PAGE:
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by Dave Bidini, The Toronto Star
Feb. 20, 2005
9 a.m., Otter Creek Rink: The morning is clean and cold, cast in gold winter light: fine skating weather. The dual ice pads at Otter Creek — a name that sounds pulled from a Robert Kroetsch novel — sit at the end of a cul de sac, surrounded by a high school and a valley. As I peel myself from the warmth of my car, a kid who looks about 10 years old opens the rear door of the red brick building and announces: "Rink's open!" The dressing room is empty except for a coffee and Pepsi machine, a garbage can and a pay phone. I pull on my skates and take that short wobbly walk over the rippled rubber past the kids' pad to the lip of the hockey rink. The boards are a checkered mosaic of puck marks.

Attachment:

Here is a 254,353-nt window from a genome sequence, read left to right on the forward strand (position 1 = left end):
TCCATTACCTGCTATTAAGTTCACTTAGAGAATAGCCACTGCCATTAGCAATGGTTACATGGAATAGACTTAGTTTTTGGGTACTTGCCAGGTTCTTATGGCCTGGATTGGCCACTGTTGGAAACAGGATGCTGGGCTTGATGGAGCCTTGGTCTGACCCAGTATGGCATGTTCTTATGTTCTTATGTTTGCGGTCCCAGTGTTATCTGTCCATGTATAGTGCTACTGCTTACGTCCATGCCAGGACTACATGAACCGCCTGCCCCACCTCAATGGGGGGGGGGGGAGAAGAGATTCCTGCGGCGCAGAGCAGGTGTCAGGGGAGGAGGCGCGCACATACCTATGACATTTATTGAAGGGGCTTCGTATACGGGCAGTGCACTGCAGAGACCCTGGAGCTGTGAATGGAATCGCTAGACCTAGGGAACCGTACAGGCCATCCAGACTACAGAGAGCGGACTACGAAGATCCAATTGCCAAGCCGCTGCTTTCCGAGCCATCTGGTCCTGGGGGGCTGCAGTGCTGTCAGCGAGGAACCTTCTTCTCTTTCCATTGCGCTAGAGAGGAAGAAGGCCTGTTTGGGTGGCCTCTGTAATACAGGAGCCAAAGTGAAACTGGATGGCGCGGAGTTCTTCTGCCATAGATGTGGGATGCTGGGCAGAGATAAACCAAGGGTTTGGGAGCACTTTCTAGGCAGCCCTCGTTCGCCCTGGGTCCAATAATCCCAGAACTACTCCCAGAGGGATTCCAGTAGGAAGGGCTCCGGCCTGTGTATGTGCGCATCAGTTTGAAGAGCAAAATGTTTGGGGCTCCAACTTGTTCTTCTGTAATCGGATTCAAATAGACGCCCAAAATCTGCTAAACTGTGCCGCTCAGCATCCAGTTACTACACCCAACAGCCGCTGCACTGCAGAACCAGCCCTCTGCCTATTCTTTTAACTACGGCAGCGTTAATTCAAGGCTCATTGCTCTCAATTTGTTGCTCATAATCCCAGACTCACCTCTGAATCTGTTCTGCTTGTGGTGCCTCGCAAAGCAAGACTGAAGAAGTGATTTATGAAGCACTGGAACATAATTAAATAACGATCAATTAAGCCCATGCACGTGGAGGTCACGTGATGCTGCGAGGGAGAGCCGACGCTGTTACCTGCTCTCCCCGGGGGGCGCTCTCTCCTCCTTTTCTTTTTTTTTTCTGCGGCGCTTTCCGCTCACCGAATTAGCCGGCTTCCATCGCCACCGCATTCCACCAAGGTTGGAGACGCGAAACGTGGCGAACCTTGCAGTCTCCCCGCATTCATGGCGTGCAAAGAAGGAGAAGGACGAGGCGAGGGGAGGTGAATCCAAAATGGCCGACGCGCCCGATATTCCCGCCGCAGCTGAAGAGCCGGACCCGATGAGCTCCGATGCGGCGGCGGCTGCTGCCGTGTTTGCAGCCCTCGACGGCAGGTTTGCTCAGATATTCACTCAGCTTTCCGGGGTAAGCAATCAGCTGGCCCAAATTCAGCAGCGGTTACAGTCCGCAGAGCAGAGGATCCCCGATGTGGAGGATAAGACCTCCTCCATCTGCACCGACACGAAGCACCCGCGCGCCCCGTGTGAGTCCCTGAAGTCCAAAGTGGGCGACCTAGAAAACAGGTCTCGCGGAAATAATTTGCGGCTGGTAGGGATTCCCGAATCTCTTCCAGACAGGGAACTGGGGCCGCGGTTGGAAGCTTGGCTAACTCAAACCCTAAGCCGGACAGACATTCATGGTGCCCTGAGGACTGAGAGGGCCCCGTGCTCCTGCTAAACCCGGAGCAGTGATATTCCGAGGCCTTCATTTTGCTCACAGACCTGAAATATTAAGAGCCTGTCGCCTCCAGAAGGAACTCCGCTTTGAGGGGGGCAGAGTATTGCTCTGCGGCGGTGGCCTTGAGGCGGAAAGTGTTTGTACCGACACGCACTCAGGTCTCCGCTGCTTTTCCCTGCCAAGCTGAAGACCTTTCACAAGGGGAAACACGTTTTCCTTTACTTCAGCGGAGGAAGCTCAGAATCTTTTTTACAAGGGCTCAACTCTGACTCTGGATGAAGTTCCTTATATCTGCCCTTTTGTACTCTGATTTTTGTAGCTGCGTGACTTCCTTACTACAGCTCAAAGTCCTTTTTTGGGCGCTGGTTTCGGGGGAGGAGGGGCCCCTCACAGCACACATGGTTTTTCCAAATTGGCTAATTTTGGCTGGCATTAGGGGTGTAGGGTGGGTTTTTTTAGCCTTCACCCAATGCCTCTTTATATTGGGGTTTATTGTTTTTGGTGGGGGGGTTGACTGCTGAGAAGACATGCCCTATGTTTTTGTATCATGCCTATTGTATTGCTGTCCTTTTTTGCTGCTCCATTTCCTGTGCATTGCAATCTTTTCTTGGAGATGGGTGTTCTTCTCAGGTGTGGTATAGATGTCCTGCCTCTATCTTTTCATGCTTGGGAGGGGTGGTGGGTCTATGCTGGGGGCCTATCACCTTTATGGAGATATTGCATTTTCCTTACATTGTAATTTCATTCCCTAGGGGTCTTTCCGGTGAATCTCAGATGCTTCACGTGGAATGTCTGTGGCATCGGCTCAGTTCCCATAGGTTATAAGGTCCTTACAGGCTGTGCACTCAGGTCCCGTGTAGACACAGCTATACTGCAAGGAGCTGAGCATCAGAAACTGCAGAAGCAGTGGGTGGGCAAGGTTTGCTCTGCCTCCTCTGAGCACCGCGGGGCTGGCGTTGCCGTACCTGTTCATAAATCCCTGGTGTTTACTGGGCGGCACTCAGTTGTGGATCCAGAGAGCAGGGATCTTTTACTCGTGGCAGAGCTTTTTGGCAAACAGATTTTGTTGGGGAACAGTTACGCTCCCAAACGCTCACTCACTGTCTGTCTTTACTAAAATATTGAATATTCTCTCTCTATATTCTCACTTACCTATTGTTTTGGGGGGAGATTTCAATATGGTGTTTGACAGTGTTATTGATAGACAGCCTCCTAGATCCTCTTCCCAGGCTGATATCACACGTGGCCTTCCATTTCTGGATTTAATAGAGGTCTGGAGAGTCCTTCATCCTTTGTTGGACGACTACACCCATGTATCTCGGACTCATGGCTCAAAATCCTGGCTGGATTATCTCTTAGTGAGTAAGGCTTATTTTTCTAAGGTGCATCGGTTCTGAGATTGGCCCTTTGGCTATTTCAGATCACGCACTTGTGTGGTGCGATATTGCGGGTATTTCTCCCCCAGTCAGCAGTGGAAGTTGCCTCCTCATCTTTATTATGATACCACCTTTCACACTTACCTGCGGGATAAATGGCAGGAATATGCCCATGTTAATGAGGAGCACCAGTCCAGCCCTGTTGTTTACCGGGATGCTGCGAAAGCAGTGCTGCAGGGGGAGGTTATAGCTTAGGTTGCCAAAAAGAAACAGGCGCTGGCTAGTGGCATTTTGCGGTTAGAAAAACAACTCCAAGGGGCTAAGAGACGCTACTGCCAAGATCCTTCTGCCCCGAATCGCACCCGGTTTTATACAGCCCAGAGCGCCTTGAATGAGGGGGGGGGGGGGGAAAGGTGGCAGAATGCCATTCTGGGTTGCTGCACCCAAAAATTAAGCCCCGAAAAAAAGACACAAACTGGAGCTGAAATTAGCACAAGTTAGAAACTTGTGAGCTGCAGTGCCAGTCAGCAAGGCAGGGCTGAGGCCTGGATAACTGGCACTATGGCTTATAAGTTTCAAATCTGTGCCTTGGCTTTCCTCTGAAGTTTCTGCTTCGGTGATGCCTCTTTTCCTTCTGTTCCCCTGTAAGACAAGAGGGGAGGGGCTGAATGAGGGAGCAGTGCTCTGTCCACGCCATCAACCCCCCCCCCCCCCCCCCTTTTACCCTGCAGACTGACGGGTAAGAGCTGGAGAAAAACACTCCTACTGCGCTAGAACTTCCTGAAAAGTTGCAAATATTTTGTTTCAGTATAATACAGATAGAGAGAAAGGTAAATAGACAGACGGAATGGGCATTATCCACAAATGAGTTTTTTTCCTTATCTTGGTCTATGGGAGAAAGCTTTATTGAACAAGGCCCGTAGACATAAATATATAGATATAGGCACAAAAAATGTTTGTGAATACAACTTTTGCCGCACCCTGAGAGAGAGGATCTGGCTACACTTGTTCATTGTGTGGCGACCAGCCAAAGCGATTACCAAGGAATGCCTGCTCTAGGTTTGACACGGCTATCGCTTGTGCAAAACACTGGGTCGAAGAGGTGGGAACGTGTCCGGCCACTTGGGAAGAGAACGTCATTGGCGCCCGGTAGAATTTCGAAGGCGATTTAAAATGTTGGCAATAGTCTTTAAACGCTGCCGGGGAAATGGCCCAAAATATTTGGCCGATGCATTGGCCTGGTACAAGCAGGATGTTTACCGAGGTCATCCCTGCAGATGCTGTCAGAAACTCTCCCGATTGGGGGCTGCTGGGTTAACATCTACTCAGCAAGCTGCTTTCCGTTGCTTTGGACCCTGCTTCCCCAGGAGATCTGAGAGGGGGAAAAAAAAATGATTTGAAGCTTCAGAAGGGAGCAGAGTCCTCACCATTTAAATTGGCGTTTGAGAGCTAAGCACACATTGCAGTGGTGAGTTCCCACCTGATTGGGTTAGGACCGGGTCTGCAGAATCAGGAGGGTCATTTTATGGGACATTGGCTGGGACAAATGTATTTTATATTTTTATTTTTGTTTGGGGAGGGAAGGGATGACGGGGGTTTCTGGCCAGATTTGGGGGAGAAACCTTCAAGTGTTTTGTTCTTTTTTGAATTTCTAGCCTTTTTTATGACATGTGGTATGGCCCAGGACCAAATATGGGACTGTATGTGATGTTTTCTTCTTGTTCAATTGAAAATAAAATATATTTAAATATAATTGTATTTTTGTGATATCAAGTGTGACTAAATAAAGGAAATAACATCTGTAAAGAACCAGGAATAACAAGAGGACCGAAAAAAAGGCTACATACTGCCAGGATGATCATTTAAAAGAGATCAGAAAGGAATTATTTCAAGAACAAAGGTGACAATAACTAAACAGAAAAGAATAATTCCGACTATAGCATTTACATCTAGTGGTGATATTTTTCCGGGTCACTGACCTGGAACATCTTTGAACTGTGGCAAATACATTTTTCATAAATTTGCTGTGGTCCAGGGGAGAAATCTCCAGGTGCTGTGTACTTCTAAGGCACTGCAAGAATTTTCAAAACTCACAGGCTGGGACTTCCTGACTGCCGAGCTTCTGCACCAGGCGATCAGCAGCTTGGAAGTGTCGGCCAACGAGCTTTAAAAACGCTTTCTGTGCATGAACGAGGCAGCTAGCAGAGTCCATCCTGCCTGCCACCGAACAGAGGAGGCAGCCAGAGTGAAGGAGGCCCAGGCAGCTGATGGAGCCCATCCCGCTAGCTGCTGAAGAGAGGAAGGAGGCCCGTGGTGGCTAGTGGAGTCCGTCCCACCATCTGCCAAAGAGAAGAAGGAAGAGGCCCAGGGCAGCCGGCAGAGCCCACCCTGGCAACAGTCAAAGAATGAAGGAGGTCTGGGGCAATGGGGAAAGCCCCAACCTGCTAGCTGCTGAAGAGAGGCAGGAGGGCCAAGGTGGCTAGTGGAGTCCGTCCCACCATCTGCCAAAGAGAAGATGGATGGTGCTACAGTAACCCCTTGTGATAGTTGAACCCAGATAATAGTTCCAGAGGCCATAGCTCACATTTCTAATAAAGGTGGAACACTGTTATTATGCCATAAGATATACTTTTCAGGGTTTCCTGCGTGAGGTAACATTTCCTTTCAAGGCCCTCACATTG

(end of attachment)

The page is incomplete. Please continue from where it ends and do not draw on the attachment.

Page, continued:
Skaterless, the rink feels big, the space irresistably free. Behind me, a few players file into the dressing room. I clack my stick on the ice and step out. Today, I am first.